If you know me well, you have probably heard me mention PTSD a few times. I am kind of passionate about it. Last year I was involved in a fundraiser for PTSD. We collected slightly used shoes that were bought by another charity and sent to foreign countries for further use. The money from the collected shoes went to help people with PTSD. With the help of an amazing CrossFit Box, The Iron Bar, our collection of shoes were outstanding. When I was in the emerald state of Washington and picked up the collection of shoes at the Iron Bar, I literally cried tears of both sadness and joy in that endeavor. That is when I knew my heart was passionate about humans suffering from PTSD. Being involved in raising money for treating people with PTSD taught me that there are ways to treat PTSD outside of medications and counseling. I was fascinated with that idea and it gave me hope for those who suffer knowing there are treatments available and they CAN get better through another type of treatment.
There is definitely a chance you have heard of PTSD. My question is, do you fully know what it means and who it effects? For the most part, I always thought of it as a mental illness that mainly effects women and men who have served in the military. Soon after learning more about it, I realized that there are many reasons why a child or an adult can have PTSD outside of the being exposed to something traumatic in the military. Some likely examples are a person being rapped or maybe a police officer or a fireman witnessing a death or many deaths. I would never downplay the military serviceman, I do know there are many that have PTSD and it makes my heart very sad.
I just did not realize there was so many other people effected by PTSD.
What exactly is PTSD? Post Traumatic Syndrome Disorder is a mental disorder that can occur once a person has been exposed to a traumtatic event. In the United States alone, there are an estimated 5.2 million aduts suffering from PTSD. Wow, are you kidding me? That is a huge number of people. Normally after a human is exposed to a life threatening event, a disaster, a accident, etc. it may be hard to return to the feel of normal. Generally after a few weeks or even months, one returns back to the state of feeling normal. If its longer than a few months before one is getting back to feeling normal, there is a good chance one has PTSD. It can also start later on and it can also come and go over time, ugh! PTSD is most common after sexual assault and combat. PTSD can happen to anyone, it is not a sign of weakness. There are factors that can increase a persons chance of getting PTSD, such as being exposed to a traumatic event for long period of time or a very intense event or being injured during the event. Personal factors can also increase the risk of one getting PTSD. Some of those factors are age, previous traumatic exposure and gender. Also what happens after the event can also contribute to the likelihood of PTSD. An example is stress. Social support after a traumatic event can make it less likely.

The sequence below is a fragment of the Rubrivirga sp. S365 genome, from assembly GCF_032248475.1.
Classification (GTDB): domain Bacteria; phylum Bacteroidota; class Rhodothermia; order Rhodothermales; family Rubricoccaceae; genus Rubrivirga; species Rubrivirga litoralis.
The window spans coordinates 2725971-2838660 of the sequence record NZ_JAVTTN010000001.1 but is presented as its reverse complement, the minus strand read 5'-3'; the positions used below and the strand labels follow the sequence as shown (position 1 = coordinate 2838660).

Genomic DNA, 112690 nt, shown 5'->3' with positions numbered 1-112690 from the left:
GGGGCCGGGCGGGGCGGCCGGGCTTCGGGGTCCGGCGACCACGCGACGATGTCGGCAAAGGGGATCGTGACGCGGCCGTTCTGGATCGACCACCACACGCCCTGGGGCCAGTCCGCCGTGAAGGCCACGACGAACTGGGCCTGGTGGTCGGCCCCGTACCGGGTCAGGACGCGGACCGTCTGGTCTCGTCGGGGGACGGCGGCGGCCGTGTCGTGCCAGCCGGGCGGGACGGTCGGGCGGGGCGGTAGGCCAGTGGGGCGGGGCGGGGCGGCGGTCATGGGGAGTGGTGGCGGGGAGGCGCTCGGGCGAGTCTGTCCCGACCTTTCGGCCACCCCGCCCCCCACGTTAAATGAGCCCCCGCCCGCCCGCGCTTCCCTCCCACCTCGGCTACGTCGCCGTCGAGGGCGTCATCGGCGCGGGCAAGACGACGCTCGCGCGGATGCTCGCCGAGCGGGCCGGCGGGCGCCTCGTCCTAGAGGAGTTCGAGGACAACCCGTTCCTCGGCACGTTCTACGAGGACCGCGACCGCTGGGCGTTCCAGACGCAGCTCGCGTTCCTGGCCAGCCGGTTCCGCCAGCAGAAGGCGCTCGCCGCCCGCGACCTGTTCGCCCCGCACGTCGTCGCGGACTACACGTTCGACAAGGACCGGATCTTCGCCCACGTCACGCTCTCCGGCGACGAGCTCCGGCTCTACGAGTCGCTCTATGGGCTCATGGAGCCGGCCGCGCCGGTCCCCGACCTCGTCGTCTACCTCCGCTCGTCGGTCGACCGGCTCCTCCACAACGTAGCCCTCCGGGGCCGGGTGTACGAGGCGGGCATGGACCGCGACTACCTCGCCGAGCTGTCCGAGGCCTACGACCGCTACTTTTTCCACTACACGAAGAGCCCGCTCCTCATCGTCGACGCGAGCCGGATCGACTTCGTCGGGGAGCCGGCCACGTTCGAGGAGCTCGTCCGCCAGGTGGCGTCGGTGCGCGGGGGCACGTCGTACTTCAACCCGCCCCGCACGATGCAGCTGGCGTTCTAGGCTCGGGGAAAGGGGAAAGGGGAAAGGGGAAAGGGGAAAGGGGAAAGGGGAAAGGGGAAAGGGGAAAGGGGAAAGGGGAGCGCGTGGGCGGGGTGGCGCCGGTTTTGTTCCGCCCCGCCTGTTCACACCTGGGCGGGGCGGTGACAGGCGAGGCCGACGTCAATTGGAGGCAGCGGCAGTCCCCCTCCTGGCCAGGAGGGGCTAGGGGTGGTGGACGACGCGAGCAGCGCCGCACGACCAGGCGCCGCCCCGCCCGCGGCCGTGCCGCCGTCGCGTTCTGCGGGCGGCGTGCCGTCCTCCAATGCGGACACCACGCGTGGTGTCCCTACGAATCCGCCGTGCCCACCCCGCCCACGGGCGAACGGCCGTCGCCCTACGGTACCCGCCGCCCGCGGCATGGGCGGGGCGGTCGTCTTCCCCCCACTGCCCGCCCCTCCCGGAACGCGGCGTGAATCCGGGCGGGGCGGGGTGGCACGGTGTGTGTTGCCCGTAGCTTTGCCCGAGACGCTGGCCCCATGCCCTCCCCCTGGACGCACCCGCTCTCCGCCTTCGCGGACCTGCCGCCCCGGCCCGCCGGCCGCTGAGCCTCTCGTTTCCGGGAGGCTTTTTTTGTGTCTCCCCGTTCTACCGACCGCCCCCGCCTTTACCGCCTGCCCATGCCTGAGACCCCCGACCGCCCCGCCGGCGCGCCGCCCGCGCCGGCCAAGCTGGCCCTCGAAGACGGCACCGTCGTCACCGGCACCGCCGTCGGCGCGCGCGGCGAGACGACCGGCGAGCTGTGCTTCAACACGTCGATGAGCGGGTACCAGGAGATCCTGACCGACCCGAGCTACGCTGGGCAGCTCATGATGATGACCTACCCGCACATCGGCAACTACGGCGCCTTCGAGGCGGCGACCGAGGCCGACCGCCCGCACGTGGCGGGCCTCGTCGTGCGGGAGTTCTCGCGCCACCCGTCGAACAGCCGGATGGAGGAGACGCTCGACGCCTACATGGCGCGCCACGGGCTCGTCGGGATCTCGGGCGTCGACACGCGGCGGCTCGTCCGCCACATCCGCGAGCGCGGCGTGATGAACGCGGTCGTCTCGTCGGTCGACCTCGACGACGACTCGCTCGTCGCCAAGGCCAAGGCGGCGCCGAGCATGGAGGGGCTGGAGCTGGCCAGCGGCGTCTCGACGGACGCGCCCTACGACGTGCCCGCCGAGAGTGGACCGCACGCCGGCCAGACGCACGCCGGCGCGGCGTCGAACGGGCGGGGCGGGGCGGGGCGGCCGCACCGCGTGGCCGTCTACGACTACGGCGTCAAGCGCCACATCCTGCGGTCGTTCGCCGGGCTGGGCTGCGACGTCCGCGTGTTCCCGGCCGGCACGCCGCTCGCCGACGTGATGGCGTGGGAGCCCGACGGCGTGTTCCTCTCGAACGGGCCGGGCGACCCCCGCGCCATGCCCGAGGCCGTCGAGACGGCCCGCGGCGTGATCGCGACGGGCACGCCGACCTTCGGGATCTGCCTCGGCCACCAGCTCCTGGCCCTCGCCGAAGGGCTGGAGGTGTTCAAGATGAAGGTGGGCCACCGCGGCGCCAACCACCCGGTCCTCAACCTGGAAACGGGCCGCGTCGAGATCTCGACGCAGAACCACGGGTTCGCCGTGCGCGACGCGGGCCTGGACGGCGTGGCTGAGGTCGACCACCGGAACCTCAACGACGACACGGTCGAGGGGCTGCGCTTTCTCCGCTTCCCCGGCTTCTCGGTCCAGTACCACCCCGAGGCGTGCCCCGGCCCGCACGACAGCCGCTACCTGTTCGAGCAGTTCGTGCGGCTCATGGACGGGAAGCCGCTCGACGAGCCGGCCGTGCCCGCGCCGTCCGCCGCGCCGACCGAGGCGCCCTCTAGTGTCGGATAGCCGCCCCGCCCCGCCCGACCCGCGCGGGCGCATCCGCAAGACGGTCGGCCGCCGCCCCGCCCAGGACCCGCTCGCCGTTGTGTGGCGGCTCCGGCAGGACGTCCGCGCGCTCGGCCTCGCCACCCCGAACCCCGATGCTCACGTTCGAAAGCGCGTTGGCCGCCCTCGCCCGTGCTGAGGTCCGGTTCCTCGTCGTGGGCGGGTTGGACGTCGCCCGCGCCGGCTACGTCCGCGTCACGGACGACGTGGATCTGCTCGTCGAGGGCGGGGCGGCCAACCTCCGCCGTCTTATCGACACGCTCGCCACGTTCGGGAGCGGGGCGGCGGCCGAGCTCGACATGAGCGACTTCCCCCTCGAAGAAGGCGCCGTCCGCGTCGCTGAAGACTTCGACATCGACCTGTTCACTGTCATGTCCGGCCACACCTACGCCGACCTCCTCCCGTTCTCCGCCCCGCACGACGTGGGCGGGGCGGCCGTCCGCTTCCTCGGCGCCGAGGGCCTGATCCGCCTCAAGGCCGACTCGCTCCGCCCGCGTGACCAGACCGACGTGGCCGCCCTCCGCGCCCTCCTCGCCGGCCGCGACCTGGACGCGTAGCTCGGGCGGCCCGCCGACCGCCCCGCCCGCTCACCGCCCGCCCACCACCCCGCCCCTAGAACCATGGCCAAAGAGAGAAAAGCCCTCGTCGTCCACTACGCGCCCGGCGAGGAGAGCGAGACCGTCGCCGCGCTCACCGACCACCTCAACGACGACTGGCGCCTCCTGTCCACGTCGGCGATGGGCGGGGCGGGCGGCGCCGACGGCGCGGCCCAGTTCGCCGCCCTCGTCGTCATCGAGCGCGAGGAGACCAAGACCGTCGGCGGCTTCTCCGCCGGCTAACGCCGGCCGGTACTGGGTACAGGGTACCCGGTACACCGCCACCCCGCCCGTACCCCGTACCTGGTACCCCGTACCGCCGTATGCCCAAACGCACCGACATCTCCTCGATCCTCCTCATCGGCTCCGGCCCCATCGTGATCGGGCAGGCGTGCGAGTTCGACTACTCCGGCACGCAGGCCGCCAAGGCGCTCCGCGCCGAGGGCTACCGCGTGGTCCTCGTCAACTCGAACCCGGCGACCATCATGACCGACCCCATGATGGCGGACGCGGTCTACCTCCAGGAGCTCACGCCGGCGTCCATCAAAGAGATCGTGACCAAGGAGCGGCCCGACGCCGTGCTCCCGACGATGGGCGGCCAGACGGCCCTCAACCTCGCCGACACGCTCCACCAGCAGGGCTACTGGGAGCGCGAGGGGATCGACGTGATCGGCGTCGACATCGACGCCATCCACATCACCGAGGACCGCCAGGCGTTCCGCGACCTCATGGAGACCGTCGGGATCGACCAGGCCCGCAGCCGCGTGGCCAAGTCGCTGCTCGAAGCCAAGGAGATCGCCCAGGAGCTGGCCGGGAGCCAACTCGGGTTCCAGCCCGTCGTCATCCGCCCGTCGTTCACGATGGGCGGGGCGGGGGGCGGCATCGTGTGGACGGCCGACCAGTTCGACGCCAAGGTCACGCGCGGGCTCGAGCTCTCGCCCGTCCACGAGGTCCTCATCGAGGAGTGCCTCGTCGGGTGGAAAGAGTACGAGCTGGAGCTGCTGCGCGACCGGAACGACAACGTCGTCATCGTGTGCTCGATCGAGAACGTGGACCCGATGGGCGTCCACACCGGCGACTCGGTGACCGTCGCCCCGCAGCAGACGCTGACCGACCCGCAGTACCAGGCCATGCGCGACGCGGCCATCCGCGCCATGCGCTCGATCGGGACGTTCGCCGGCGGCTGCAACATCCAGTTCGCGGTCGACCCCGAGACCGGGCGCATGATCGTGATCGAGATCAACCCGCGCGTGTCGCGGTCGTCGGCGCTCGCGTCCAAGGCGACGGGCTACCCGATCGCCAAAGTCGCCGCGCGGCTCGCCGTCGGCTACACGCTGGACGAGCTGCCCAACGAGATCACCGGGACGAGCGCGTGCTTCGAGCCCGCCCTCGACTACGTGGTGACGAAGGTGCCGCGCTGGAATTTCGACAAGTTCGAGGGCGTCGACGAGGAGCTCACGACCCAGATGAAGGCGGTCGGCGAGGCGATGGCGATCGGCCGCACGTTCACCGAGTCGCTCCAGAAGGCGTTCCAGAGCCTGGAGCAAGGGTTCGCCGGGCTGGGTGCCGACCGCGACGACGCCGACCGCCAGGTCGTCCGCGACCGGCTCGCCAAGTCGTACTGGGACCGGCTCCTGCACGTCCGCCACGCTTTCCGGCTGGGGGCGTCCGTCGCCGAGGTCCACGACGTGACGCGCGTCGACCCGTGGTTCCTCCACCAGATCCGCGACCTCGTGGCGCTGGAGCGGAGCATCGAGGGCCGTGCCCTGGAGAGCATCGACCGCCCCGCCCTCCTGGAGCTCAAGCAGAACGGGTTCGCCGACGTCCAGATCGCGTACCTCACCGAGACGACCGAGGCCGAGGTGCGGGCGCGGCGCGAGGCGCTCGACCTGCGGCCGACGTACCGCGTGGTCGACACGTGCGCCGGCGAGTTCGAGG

What are some of the symptoms? Take into consideration that people experience symptoms in their own ways. Flashbacks are common symptoms. Examples of that can range from nightmares, bad memories or it can just feel like one is going through the event again. Another symptom is avoiding situations that may remind us of the memory. Avoiding people or even not talking about it is also avoidance of the memory. The way one feels or believes about themselves or others may change. Sometimes, its a feeling of guilt or shame. Having more negative thoughts and beliefs. Feeling like you don't want to do things you use to enjoy or not feeling happy. Feeling like the world is dangerous and not trusting people are very common symptoms. Feeling super keyed up or jittery. Having trouble concentrating or sleeping are very common as well. There are many more symptoms.
The treatment options vary from medications to psychotherapy in the Western Medicine World. Last year when I was introduced to a Doctor who works with PTSD patients and in her practice she does a treatment called Neurotherapy. This is a type of biofeedback that uses real time displays of brain activity. The brain activity is usually electroencephalography to teach self regulation of brain functions. The success with this type of treatment has been really great and I think more and more of it will be used in the future for many different types of mental disorders, not just the treatment of PTSD. It is very costly and not covered by insurance. This makes it difficult for people to afford the treatment. If you are interested in helping PTSD patients obtain the treatments, you can donate via http://www.homefrontwarriorsproject.org/. Thank you.
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